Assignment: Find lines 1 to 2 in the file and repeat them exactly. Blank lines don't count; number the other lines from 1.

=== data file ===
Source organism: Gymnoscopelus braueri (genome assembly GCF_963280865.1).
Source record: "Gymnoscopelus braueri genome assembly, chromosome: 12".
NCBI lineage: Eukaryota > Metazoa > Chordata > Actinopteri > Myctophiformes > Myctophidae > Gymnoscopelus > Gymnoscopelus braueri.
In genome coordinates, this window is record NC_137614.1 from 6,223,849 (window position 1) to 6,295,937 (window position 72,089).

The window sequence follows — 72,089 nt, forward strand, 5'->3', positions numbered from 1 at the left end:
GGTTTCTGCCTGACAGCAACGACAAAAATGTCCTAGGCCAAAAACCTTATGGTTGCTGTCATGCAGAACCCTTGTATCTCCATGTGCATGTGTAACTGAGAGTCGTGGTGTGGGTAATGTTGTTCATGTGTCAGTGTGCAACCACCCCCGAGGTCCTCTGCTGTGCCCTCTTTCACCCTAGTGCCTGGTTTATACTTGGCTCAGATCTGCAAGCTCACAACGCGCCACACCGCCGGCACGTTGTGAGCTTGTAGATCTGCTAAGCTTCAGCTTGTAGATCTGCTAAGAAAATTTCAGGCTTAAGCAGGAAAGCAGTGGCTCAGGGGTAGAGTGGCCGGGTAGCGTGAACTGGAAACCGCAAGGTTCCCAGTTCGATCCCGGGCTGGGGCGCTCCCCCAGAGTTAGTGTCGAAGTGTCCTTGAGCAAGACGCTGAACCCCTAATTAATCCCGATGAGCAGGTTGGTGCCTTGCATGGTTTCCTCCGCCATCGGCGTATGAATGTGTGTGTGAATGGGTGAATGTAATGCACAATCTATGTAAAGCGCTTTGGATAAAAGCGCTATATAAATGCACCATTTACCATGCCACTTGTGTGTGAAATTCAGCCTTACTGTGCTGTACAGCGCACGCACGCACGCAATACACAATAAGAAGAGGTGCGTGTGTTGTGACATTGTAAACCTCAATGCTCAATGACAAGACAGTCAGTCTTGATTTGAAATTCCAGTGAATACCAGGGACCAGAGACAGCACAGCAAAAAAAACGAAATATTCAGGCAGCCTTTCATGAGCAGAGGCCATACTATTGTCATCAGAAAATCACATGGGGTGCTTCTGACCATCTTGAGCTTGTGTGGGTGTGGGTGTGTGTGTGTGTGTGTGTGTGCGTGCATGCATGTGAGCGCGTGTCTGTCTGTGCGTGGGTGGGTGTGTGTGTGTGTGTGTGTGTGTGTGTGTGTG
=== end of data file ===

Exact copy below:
Source organism: Gymnoscopelus braueri (genome assembly GCF_963280865.1).
Source record: "Gymnoscopelus braueri genome assembly, chromosome: 12".